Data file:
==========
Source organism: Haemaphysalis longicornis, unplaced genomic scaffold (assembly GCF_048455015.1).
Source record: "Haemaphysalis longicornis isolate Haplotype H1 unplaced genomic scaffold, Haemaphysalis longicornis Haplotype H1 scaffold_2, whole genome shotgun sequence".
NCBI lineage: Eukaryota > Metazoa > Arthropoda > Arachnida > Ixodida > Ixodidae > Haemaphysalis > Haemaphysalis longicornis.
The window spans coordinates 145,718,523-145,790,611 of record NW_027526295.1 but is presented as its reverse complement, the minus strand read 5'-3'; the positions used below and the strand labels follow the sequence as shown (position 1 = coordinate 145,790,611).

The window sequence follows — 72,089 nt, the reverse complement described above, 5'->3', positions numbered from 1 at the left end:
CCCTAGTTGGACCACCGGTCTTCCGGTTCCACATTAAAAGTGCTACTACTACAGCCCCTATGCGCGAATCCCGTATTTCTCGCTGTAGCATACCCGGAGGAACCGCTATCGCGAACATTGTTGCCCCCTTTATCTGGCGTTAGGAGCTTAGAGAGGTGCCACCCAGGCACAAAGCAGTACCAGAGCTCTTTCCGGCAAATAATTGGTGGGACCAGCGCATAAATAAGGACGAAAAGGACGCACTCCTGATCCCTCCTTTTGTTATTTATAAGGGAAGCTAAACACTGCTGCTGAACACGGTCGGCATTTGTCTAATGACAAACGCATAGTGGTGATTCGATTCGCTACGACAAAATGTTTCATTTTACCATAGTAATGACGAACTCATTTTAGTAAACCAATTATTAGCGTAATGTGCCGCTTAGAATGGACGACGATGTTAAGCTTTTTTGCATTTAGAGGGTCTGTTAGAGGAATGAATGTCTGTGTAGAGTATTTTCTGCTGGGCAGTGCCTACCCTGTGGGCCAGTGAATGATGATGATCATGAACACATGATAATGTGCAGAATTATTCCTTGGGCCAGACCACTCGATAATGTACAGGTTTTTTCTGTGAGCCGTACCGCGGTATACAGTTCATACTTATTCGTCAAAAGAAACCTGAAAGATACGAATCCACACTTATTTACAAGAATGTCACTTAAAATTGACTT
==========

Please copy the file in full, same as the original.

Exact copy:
Source organism: Haemaphysalis longicornis, unplaced genomic scaffold (assembly GCF_048455015.1).
Source record: "Haemaphysalis longicornis isolate Haplotype H1 unplaced genomic scaffold, Haemaphysalis longicornis Haplotype H1 scaffold_2, whole genome shotgun sequence".
NCBI lineage: Eukaryota > Metazoa > Arthropoda > Arachnida > Ixodida > Ixodidae > Haemaphysalis > Haemaphysalis longicornis.
The window spans coordinates 145,718,523-145,790,611 of record NW_027526295.1 but is presented as its reverse complement, the minus strand read 5'-3'; the positions used below and the strand labels follow the sequence as shown (position 1 = coordinate 145,790,611).

The window sequence follows — 72,089 nt, the reverse complement described above, 5'->3', positions numbered from 1 at the left end:
CCCTAGTTGGACCACCGGTCTTCCGGTTCCACATTAAAAGTGCTACTACTACAGCCCCTATGCGCGAATCCCGTATTTCTCGCTGTAGCATACCCGGAGGAACCGCTATCGCGAACATTGTTGCCCCCTTTATCTGGCGTTAGGAGCTTAGAGAGGTGCCACCCAGGCACAAAGCAGTACCAGAGCTCTTTCCGGCAAATAATTGGTGGGACCAGCGCATAAATAAGGACGAAAAGGACGCACTCCTGATCCCTCCTTTTGTTATTTATAAGGGAAGCTAAACACTGCTGCTGAACACGGTCGGCATTTGTCTAATGACAAACGCATAGTGGTGATTCGATTCGCTACGACAAAATGTTTCATTTTACCATAGTAATGACGAACTCATTTTAGTAAACCAATTATTAGCGTAATGTGCCGCTTAGAATGGACGACGATGTTAAGCTTTTTTGCATTTAGAGGGTCTGTTAGAGGAATGAATGTCTGTGTAGAGTATTTTCTGCTGGGCAGTGCCTACCCTGTGGGCCAGTGAATGATGATGATCATGAACACATGATAATGTGCAGAATTATTCCTTGGGCCAGACCACTCGATAATGTACAGGTTTTTTCTGTGAGCCGTACCGCGGTATACAGTTCATACTTATTCGTCAAAAGAAACCTGAAAGATACGAATCCACACTTATTTACAAGAATGTCACTTAAAATTGACTT